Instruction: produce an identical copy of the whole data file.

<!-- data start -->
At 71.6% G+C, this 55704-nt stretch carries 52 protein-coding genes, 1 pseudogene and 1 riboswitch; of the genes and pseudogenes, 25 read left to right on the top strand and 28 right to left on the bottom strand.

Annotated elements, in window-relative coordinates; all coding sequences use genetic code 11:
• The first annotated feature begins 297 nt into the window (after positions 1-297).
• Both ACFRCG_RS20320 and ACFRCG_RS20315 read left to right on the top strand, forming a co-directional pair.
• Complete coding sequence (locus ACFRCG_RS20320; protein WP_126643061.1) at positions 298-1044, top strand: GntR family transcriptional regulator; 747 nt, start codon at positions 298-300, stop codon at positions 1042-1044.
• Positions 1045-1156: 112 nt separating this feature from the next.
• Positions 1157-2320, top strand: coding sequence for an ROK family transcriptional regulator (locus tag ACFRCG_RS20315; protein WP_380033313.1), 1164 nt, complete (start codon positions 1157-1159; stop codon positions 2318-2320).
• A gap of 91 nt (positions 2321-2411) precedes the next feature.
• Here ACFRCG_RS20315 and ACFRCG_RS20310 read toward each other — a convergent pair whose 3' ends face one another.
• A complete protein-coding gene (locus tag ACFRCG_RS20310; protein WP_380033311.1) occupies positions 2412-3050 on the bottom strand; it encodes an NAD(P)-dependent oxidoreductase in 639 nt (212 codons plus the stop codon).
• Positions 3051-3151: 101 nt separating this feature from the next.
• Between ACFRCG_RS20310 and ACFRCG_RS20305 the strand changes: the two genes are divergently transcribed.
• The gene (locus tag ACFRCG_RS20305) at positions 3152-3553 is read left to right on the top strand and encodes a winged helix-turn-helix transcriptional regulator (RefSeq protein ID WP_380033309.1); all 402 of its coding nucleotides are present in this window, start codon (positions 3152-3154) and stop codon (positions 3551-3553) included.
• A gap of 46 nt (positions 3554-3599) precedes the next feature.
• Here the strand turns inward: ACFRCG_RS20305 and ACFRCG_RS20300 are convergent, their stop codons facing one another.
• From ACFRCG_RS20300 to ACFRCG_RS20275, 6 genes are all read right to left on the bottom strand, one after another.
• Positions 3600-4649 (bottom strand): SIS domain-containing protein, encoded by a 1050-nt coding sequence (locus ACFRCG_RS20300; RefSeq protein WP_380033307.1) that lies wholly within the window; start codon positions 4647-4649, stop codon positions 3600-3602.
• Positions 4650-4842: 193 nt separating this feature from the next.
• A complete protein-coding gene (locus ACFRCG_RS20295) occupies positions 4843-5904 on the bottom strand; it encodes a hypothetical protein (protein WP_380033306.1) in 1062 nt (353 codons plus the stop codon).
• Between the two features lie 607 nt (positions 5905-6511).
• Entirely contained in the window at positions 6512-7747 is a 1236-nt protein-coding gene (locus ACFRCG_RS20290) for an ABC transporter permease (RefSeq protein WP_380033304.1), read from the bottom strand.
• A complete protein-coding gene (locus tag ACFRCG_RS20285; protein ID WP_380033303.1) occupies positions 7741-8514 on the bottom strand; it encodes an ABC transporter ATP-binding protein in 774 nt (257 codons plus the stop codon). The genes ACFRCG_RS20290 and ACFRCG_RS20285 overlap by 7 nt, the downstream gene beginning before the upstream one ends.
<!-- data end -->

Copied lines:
At 71.6% G+C, this 55704-nt stretch carries 52 protein-coding genes, 1 pseudogene and 1 riboswitch; of the genes and pseudogenes, 25 read left to right on the top strand and 28 right to left on the bottom strand.

Annotated elements, in window-relative coordinates; all coding sequences use genetic code 11:
• The first annotated feature begins 297 nt into the window (after positions 1-297).
• Both ACFRCG_RS20320 and ACFRCG_RS20315 read left to right on the top strand, forming a co-directional pair.
• Complete coding sequence (locus ACFRCG_RS20320; protein WP_126643061.1) at positions 298-1044, top strand: GntR family transcriptional regulator; 747 nt, start codon at positions 298-300, stop codon at positions 1042-1044.
• Positions 1045-1156: 112 nt separating this feature from the next.
• Positions 1157-2320, top strand: coding sequence for an ROK family transcriptional regulator (locus tag ACFRCG_RS20315; protein WP_380033313.1), 1164 nt, complete (start codon positions 1157-1159; stop codon positions 2318-2320).
• A gap of 91 nt (positions 2321-2411) precedes the next feature.
• Here ACFRCG_RS20315 and ACFRCG_RS20310 read toward each other — a convergent pair whose 3' ends face one another.
• A complete protein-coding gene (locus tag ACFRCG_RS20310; protein WP_380033311.1) occupies positions 2412-3050 on the bottom strand; it encodes an NAD(P)-dependent oxidoreductase in 639 nt (212 codons plus the stop codon).
• Positions 3051-3151: 101 nt separating this feature from the next.
• Between ACFRCG_RS20310 and ACFRCG_RS20305 the strand changes: the two genes are divergently transcribed.
• The gene (locus tag ACFRCG_RS20305) at positions 3152-3553 is read left to right on the top strand and encodes a winged helix-turn-helix transcriptional regulator (RefSeq protein ID WP_380033309.1); all 402 of its coding nucleotides are present in this window, start codon (positions 3152-3154) and stop codon (positions 3551-3553) included.
• A gap of 46 nt (positions 3554-3599) precedes the next feature.
• Here the strand turns inward: ACFRCG_RS20305 and ACFRCG_RS20300 are convergent, their stop codons facing one another.
• From ACFRCG_RS20300 to ACFRCG_RS20275, 6 genes are all read right to left on the bottom strand, one after another.
• Positions 3600-4649 (bottom strand): SIS domain-containing protein, encoded by a 1050-nt coding sequence (locus ACFRCG_RS20300; RefSeq protein WP_380033307.1) that lies wholly within the window; start codon positions 4647-4649, stop codon positions 3600-3602.
• Positions 4650-4842: 193 nt separating this feature from the next.
• A complete protein-coding gene (locus ACFRCG_RS20295) occupies positions 4843-5904 on the bottom strand; it encodes a hypothetical protein (protein WP_380033306.1) in 1062 nt (353 codons plus the stop codon).
• Between the two features lie 607 nt (positions 5905-6511).
• Entirely contained in the window at positions 6512-7747 is a 1236-nt protein-coding gene (locus ACFRCG_RS20290) for an ABC transporter permease (RefSeq protein WP_380033304.1), read from the bottom strand.
• A complete protein-coding gene (locus tag ACFRCG_RS20285; protein ID WP_380033303.1) occupies positions 7741-8514 on the bottom strand; it encodes an ABC transporter ATP-binding protein in 774 nt (257 codons plus the stop codon). The genes ACFRCG_RS20290 and ACFRCG_RS20285 overlap by 7 nt, the downstream gene beginning before the upstream one ends.